# Erroneous proof that derivative tending to $\infty$ implies that the function is not uniformly continuous.

I have a proof for the following statement (which I know is wrong):

Let $f:(a,b)\rightarrow \mathbb{R}$ be a differntiable function such that $\underset{x\rightarrow a^+}{\lim} \vert f'(x) \vert=\infty$. Then $f$ is not uniformly continuous on $(a,b)$.

This is false because of $\sqrt{x}$ for example, but I have the following proof which I cannot find where it fails:

It suffices to show that there for all $\delta>0$, there exists $\vert x-y\vert< \delta$ such that $\vert f(x)-f(y)\vert\geq 1$. By the given limit, there exists $b>X_0>a$ such that for all $a<x<X_0$ we have:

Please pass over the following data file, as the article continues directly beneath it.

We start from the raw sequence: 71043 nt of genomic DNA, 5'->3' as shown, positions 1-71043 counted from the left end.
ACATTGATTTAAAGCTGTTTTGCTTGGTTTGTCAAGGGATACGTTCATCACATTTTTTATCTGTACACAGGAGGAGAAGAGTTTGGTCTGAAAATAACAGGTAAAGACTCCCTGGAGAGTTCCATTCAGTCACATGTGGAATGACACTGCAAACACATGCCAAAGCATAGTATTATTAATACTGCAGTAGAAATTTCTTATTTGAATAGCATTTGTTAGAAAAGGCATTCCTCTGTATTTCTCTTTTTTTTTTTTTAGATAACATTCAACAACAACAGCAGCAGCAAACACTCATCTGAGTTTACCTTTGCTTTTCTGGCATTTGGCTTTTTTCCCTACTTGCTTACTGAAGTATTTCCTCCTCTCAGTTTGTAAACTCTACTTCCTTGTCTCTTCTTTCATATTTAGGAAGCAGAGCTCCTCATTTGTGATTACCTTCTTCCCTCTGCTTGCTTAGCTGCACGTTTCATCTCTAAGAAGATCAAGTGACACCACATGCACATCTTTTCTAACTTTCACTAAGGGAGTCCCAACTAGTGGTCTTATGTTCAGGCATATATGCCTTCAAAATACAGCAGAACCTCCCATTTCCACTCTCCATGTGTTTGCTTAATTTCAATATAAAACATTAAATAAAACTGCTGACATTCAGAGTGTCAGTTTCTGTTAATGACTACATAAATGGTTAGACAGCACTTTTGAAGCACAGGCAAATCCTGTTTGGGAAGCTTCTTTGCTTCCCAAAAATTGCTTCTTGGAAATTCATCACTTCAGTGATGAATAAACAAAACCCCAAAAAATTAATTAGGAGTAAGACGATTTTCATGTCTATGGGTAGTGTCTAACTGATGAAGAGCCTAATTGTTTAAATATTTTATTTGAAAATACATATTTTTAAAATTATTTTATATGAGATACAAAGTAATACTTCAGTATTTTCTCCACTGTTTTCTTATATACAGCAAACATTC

$\vert f'(x) \vert >\frac{2}{\delta}$

Consider:

$y=X_0-\delta, \quad x=X_0-\frac{\delta}{2}$

By the mean value theorem, there exists $c\in (x,y)$ such that:

$f'(c)=\dfrac {f(y)-f(x)} {y-x}$

Hence:

$\vert f(y)-f(x) \vert =\vert f'(c)\vert \cdot \vert y-x\vert =\frac{\delta}{2}\cdot \vert f'(c)\vert \overset{c<X_0}{>}\frac{\delta}{2}\cdot \frac{2}{\delta}=1$

Which shows that $f$ is not uniformly continuous. I can not seem to pinpoint what is false here.

You cannot evaluate $f$ at $X_0-\delta$ or $X_0-\frac\delta2$ because it is not necessarily the case that $X_0>a+\delta$.
• Will this proof work for showing that $f$ is not uniformly continuous on $(a,\infty)$ if $\underset{x\rightarrow \infty}{\lim} \vert f'(x) \vert=\infty$? – Keen-ameteur Jun 19 '18 at 16:15